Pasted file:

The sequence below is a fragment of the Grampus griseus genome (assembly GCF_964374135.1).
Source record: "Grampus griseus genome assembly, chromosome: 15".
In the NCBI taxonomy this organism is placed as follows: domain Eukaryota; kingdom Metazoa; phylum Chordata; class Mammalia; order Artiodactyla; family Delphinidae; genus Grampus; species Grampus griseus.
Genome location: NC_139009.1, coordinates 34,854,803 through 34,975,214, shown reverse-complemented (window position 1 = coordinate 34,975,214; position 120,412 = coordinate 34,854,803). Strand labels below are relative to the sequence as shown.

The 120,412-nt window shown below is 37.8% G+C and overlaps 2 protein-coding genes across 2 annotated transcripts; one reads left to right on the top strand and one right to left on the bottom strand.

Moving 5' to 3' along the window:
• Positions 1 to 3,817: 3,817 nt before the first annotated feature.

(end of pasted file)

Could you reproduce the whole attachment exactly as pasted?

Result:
The sequence below is a fragment of the Grampus griseus genome (assembly GCF_964374135.1).
Source record: "Grampus griseus genome assembly, chromosome: 15".
In the NCBI taxonomy this organism is placed as follows: domain Eukaryota; kingdom Metazoa; phylum Chordata; class Mammalia; order Artiodactyla; family Delphinidae; genus Grampus; species Grampus griseus.
Genome location: NC_139009.1, coordinates 34,854,803 through 34,975,214, shown reverse-complemented (window position 1 = coordinate 34,975,214; position 120,412 = coordinate 34,854,803). Strand labels below are relative to the sequence as shown.

The 120,412-nt window shown below is 37.8% G+C and overlaps 2 protein-coding genes across 2 annotated transcripts; one reads left to right on the top strand and one right to left on the bottom strand.

Moving 5' to 3' along the window:
• Positions 1 to 3,817: 3,817 nt before the first annotated feature.